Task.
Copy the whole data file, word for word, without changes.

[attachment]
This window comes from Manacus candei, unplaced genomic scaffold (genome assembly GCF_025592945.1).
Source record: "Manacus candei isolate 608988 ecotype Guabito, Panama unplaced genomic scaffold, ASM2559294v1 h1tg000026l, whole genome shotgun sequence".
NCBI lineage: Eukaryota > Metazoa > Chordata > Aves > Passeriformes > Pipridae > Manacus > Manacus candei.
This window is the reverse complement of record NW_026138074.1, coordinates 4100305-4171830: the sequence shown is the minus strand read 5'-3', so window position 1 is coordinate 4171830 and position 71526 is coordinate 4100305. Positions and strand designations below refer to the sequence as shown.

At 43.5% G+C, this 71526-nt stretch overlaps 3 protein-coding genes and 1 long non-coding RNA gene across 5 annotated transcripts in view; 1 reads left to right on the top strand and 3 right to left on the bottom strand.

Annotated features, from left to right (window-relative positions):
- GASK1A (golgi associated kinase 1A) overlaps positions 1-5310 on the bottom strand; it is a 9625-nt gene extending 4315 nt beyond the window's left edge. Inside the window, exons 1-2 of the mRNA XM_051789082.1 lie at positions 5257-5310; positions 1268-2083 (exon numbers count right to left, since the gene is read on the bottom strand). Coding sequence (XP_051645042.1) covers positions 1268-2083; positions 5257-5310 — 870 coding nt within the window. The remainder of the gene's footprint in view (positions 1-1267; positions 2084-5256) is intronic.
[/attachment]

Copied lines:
This window comes from Manacus candei, unplaced genomic scaffold (genome assembly GCF_025592945.1).
Source record: "Manacus candei isolate 608988 ecotype Guabito, Panama unplaced genomic scaffold, ASM2559294v1 h1tg000026l, whole genome shotgun sequence".
NCBI lineage: Eukaryota > Metazoa > Chordata > Aves > Passeriformes > Pipridae > Manacus > Manacus candei.
This window is the reverse complement of record NW_026138074.1, coordinates 4100305-4171830: the sequence shown is the minus strand read 5'-3', so window position 1 is coordinate 4171830 and position 71526 is coordinate 4100305. Positions and strand designations below refer to the sequence as shown.

At 43.5% G+C, this 71526-nt stretch overlaps 3 protein-coding genes and 1 long non-coding RNA gene across 5 annotated transcripts in view; 1 reads left to right on the top strand and 3 right to left on the bottom strand.

Annotated features, from left to right (window-relative positions):
- GASK1A (golgi associated kinase 1A) overlaps positions 1-5310 on the bottom strand; it is a 9625-nt gene extending 4315 nt beyond the window's left edge. Inside the window, exons 1-2 of the mRNA XM_051789082.1 lie at positions 5257-5310; positions 1268-2083 (exon numbers count right to left, since the gene is read on the bottom strand). Coding sequence (XP_051645042.1) covers positions 1268-2083; positions 5257-5310 — 870 coding nt within the window. The remainder of the gene's footprint in view (positions 1-1267; positions 2084-5256) is intronic.